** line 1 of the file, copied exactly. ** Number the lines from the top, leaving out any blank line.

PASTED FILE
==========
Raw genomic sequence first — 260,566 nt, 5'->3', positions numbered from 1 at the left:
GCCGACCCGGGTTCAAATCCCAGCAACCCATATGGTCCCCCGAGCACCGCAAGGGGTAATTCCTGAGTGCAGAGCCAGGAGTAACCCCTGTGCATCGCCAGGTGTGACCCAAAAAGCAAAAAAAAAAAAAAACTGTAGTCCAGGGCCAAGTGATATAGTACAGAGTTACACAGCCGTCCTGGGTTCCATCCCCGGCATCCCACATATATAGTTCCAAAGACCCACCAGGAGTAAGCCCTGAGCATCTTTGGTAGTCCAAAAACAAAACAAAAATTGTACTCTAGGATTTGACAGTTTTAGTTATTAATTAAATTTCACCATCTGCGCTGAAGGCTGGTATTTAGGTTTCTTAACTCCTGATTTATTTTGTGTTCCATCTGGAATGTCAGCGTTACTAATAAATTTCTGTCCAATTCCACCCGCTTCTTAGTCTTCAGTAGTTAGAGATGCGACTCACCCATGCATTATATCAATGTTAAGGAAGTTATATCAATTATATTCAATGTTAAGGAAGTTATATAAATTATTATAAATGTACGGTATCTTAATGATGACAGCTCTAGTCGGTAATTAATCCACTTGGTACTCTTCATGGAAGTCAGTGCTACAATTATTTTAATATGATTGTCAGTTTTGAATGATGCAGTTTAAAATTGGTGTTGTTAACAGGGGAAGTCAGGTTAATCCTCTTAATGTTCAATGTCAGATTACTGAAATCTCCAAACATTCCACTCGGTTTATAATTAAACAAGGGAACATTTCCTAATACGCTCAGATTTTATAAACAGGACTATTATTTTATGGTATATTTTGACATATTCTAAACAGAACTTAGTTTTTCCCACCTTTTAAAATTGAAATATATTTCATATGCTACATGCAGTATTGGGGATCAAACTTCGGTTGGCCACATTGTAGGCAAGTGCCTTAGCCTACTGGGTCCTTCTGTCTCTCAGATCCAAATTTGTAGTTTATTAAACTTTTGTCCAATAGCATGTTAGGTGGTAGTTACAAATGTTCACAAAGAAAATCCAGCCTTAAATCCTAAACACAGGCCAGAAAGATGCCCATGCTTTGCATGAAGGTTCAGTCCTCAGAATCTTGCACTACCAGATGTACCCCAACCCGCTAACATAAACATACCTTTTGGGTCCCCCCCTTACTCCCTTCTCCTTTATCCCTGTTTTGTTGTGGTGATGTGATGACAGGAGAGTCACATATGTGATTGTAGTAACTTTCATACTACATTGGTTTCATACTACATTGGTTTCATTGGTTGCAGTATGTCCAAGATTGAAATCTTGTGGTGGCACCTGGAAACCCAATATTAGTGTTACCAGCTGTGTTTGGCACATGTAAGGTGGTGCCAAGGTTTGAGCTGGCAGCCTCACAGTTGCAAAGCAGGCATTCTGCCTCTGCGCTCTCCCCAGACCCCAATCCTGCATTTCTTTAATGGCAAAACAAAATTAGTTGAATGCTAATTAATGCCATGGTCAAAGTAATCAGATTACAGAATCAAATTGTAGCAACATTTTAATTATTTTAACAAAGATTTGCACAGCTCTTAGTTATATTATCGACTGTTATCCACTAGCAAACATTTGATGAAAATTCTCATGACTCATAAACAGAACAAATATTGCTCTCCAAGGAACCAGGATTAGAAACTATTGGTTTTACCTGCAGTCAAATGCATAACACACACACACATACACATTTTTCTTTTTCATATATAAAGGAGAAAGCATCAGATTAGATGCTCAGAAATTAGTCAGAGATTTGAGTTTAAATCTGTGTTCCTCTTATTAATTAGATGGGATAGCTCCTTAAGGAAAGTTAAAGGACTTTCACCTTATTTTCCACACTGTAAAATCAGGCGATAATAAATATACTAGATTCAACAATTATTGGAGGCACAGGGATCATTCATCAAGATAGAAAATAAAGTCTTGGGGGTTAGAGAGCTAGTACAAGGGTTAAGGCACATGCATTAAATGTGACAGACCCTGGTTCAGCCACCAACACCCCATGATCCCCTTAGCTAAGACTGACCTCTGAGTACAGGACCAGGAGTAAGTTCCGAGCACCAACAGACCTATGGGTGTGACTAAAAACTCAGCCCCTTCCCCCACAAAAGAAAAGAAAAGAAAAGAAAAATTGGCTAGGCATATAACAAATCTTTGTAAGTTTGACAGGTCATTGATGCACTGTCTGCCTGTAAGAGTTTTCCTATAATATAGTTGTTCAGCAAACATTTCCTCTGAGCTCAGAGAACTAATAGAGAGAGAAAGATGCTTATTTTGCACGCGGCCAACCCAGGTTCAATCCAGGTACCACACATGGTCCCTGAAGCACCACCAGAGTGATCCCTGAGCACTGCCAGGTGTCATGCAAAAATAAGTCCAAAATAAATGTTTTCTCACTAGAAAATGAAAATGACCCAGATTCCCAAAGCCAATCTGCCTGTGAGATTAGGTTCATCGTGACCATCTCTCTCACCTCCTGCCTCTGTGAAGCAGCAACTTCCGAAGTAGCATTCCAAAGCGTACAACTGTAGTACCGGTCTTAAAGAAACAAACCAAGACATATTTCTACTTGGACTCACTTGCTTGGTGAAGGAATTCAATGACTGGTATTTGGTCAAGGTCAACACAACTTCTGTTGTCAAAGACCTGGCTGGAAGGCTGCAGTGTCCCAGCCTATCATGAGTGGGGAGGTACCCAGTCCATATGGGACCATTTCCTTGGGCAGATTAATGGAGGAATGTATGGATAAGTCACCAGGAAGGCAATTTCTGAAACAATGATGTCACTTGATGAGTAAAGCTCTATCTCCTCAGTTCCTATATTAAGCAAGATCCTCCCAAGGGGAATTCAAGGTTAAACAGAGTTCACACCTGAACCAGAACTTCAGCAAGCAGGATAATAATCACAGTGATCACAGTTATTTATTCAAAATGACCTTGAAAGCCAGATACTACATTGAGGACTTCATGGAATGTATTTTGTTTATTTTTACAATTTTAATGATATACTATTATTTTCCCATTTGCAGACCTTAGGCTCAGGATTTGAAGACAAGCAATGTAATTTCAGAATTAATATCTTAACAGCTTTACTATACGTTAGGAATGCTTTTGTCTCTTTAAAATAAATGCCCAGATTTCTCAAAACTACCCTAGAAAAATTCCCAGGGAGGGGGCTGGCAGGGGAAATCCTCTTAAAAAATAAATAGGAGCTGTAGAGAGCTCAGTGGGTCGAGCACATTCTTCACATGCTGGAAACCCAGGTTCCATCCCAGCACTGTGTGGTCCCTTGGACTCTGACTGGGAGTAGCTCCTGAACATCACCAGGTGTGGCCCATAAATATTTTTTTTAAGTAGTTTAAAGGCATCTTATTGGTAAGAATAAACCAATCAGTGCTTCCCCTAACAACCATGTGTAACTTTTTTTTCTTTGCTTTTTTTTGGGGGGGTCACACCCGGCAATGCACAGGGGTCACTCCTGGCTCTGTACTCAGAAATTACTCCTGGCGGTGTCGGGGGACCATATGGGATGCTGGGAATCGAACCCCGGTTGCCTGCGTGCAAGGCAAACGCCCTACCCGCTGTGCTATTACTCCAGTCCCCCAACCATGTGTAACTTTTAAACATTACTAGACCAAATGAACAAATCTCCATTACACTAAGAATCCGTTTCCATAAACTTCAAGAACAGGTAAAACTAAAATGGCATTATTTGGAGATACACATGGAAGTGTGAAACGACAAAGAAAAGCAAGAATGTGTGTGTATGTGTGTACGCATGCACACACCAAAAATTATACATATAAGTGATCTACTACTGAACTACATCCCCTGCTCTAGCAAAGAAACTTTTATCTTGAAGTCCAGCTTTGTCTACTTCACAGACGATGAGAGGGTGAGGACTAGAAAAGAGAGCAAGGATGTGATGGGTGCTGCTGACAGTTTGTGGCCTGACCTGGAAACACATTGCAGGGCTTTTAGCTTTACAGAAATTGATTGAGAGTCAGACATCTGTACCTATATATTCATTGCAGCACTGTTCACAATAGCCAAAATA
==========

Raw genomic sequence first — 260,566 nt, 5'->3', positions numbered from 1 at the left: